Speaking of Ragnarok, the game’s take on the world-ending event of Scandinavian mythology and everything it entails is also a fascinating one. It remains true to the source material, for the most part, but it does so while making it all fit within the context of the narrative of both, itself, and the games that preceded it. As per Norse mythology, Ragnarok is supposed to be a cataclysmic event centred around the war between the Vanir and the Jotun, an event that will bring about the apocalypse itself. As per the myth, when Loki causes the death of Baldur through the use of mistletoe, the one thing in all of the cosmos that can physically harm him, it triggers the events of Fimbulwinter, a winter that lasts for three years and leads directly into Ragnarok itself.
And this, too, fits perfectly with the events portrayed in the game. Early on in the game, Atreus is gifted a bunch of mistletoe arrows by Sindri, as a token of gratitude after Kratos and Atreus kill a dragon and save his life. In a seemingly innocuous and insignificant moment a while later, Kratos sees that one of the straps of Atreus’ quiver is broken, and uses one of the arrowheads to fix it. Later on, when Kratos and Atreus meet Freya, who is, of course, the mother of Baldur, Freya sees the mistletoe arrows, and she panics, fearful of the possibility of them harming and possibly killing her son, and she burns them- all except the one tiny piece that is fastened to Atreus’ quiver.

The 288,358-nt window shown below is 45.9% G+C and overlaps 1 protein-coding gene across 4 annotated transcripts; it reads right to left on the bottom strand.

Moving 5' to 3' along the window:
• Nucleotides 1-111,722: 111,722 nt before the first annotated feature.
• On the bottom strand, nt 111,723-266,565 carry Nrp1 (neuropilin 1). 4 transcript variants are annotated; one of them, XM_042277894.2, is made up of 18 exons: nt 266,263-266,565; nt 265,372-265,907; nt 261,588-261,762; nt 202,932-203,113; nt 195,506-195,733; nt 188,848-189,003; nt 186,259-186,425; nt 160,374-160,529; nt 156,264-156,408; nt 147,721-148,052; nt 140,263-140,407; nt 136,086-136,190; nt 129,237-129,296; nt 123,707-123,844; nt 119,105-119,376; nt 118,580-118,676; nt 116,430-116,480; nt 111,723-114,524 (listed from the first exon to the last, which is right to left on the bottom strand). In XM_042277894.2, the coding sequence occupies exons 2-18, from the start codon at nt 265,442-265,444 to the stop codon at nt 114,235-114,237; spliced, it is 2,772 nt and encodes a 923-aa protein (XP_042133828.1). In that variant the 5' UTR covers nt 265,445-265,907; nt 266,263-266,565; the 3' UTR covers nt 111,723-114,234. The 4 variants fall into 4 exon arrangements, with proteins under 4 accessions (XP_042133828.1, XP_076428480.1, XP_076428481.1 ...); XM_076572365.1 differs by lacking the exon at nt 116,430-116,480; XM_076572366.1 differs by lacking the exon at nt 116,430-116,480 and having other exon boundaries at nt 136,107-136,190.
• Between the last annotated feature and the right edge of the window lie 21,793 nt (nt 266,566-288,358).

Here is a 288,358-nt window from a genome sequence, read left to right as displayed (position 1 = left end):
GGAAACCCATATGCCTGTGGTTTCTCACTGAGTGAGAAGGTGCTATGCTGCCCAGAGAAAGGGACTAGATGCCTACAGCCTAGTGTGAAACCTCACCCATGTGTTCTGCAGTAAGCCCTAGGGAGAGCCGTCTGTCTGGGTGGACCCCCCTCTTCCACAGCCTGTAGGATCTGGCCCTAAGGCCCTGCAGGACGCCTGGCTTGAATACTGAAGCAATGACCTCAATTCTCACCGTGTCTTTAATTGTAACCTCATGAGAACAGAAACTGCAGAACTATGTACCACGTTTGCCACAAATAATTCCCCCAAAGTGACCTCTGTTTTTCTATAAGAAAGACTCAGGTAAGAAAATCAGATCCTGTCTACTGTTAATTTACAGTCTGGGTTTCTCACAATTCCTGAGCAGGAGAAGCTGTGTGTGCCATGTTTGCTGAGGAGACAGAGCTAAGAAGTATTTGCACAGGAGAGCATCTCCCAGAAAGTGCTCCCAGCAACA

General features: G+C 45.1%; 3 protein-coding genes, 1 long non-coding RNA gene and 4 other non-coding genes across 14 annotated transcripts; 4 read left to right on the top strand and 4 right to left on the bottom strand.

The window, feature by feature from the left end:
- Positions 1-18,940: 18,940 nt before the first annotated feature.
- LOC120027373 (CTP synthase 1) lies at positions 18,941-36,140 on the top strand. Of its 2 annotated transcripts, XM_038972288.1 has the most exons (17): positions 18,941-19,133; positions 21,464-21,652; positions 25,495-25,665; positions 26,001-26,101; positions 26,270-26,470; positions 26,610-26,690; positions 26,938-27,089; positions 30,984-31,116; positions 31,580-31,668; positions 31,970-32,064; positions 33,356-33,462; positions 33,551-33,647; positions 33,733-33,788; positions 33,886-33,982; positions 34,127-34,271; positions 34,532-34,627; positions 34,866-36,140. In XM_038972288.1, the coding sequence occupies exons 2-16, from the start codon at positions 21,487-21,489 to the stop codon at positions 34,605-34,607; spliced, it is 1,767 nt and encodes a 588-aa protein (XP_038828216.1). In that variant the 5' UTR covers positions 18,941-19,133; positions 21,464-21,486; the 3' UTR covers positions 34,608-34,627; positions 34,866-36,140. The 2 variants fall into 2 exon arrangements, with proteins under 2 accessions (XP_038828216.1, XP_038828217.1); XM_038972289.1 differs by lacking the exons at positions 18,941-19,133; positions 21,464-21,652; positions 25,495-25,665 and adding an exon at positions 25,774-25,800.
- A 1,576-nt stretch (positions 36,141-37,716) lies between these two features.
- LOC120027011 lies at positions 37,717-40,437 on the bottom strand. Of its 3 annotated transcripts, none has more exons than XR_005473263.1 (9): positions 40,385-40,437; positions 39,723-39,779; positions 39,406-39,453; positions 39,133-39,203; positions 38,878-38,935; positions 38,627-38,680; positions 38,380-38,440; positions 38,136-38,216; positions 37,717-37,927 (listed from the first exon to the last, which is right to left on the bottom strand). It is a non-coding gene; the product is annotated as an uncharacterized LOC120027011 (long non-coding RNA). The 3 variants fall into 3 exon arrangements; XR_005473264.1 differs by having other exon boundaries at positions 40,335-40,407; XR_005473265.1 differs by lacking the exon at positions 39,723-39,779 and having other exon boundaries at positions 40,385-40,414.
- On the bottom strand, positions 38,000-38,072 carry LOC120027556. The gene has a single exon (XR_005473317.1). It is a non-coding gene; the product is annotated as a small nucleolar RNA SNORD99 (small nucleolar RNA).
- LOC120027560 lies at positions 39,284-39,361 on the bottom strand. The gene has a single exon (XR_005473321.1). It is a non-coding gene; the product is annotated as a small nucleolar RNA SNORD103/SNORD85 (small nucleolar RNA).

Ultimately, later on in the game’s climax, Baldur punches Atreus in the chest in what is an absolutely genius scene, and the arrowhead fastened to Atreus’ quiver’s strap pierces Baldur’s hand. This breaks the spell that makes him immune to all physical pain, giving Kratos the opportunity to ultimately kill him. Doing so, of course, kicks off Fimbulwinter, as Mimir tells the father and son that they’ve done something that has blown the events of Ragnarok out of schedule and brought them forward. The game runs with the idea of Kratos’ son being Loki, and makes it all work perfectly.